Child sex offenders are given lie-detector tests
Lie-detector tests are being used to gauge the truthfulness of suspected child sex offenders and help establish if they warrant further investigation.
In a trial being run by Hertfordshire police, 25 sex offenders deemed to be "low risk" were asked to take the tests.
Of the first 10 analysed, six revealed behaviour more serious than they were suspected of and were investigated in more detail. Two more made disclosures that they later refused to admit in a formal interview. Results of the tests are not admissible in court as evidence, but the Government recognises the potential of polygraph testing under certain controlled conditions and it is expected to be introduced more widely if tests prove successful.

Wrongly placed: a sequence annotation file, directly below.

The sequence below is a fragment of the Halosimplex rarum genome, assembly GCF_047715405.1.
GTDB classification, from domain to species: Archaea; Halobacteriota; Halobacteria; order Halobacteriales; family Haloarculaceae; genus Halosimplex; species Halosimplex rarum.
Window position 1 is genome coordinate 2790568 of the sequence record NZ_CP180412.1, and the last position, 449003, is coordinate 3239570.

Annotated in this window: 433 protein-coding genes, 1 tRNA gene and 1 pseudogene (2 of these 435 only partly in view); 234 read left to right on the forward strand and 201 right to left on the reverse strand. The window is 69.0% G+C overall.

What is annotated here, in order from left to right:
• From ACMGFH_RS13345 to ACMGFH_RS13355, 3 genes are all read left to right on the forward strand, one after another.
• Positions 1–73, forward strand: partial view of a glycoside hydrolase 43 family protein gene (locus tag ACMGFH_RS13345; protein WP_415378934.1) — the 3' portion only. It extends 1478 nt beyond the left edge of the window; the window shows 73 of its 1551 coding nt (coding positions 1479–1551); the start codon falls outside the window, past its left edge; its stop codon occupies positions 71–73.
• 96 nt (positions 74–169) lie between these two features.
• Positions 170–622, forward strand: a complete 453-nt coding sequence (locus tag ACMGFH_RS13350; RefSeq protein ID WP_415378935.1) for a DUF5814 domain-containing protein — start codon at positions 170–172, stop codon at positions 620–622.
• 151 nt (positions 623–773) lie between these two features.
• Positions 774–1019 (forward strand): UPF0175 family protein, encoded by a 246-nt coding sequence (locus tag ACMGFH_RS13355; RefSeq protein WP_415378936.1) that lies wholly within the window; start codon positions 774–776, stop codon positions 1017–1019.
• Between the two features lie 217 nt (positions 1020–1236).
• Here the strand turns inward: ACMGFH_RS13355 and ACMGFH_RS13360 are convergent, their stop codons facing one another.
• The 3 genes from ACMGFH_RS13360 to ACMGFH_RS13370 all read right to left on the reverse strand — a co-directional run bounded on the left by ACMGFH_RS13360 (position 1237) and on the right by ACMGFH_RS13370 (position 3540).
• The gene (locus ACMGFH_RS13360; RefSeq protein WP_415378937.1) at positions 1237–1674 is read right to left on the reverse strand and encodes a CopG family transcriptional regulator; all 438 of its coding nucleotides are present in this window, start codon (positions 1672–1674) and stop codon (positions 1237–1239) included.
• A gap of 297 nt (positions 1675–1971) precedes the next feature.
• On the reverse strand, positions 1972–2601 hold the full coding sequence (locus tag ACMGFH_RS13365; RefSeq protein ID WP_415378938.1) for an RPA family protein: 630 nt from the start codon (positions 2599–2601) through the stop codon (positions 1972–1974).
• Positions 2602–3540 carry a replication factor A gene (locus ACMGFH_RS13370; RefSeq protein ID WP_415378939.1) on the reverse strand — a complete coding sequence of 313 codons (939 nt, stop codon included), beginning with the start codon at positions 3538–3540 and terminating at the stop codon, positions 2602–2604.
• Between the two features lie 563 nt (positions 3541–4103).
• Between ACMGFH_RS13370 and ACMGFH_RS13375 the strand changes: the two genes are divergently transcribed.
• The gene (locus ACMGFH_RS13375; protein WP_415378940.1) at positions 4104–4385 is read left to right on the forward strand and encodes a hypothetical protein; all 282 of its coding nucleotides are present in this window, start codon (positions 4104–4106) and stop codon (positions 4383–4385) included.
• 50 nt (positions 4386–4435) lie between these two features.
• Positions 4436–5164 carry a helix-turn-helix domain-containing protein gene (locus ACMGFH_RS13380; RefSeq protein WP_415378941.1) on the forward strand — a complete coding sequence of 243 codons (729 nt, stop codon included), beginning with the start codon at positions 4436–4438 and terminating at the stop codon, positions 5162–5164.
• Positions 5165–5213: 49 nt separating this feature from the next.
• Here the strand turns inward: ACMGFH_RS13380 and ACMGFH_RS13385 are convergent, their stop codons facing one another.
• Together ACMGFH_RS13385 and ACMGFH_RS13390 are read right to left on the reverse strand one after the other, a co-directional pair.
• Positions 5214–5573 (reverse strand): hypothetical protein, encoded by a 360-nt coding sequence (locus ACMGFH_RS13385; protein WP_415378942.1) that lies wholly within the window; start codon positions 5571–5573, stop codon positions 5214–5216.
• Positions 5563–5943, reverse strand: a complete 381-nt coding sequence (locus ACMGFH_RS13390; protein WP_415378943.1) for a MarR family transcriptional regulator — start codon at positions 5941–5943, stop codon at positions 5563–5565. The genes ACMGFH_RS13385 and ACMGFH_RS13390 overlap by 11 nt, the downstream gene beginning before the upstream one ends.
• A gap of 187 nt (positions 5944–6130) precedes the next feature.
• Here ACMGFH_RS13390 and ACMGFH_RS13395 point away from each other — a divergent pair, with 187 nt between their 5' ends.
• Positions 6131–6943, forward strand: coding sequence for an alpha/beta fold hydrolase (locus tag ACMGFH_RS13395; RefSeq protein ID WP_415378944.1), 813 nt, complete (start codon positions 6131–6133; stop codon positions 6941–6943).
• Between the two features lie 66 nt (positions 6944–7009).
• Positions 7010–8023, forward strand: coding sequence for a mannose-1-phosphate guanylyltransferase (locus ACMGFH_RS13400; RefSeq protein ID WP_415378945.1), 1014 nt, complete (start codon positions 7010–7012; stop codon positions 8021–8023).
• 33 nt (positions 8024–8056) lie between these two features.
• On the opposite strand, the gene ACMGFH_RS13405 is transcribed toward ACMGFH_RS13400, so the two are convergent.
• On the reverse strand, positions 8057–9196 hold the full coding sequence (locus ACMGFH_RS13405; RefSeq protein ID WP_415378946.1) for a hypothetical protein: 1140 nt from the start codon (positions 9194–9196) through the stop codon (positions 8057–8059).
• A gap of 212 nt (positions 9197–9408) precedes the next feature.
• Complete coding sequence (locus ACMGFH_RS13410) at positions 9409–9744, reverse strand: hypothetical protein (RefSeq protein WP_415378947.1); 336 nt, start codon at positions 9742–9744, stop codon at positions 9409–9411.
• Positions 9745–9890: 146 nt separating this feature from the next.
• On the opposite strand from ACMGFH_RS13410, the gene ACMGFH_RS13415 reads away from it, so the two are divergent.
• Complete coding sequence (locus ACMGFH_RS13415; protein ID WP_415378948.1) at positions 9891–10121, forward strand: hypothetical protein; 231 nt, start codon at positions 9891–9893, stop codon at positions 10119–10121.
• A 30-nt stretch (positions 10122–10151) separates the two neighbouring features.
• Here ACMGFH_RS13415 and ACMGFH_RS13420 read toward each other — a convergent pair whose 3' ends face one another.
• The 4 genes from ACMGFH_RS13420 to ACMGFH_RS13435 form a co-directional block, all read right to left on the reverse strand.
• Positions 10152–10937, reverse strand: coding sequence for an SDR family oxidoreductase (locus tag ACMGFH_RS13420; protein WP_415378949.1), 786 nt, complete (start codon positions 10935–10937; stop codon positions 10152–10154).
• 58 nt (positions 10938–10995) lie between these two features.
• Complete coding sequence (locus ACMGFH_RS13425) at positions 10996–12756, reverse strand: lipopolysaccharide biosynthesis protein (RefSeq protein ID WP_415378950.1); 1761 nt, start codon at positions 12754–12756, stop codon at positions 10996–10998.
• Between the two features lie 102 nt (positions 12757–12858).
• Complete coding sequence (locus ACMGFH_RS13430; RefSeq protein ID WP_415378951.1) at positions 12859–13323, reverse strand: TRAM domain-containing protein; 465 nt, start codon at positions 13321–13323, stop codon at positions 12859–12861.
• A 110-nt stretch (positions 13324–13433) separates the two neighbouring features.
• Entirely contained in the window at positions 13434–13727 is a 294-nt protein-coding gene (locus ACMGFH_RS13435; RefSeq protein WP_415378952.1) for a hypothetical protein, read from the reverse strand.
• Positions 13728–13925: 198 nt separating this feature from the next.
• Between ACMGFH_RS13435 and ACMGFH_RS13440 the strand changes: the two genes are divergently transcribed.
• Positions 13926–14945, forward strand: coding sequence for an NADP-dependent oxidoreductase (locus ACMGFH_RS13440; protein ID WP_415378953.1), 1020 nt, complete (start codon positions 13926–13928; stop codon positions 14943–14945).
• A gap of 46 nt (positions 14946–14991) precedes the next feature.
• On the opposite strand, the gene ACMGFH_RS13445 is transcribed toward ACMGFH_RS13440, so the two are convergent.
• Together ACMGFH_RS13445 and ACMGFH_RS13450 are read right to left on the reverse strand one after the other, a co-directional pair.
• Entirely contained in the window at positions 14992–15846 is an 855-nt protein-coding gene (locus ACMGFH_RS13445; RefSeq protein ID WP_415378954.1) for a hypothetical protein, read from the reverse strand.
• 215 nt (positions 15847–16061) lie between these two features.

The trial is being overseen by Professor Don Grubin, a forensic psychology specialist at Newcastle University. According to a report last night, he said that lie detectors could help to make sure offenders did not "slip through the net".
General Election 2015: Chuka Umunna on the benefits of immigration, humility – and his leader Ed Miliband
The sickening truth about food banks that the Tories don't want you to know
Aaron and Melissa Klein: Oregon anti-gay bakers ordered to pay $135,000 after refusing to make cake for same-sex wedding
Andrew Lloyd Webber: Phantom of the Opera writer mocked after issuing a warning about Ed Miliband and Nicola Sturgeon
General election 2015: Labour will toughen hate crimes legislation surrounding Islamophobia
HSBC review into moving headquarters from UK 'underway'
- 1 Migrant crisis: Greek soldier saved 20 people singlehandedly off Rhodes beach
- 2 Frank Lampard's face drops when Holly Willoughby introduces him as a 'Man City legend'
- 3 UK weather: Britain braced for snow as arctic air mass moves in
- 5 General Election 2015: Stephen Hawking says he will vote Labour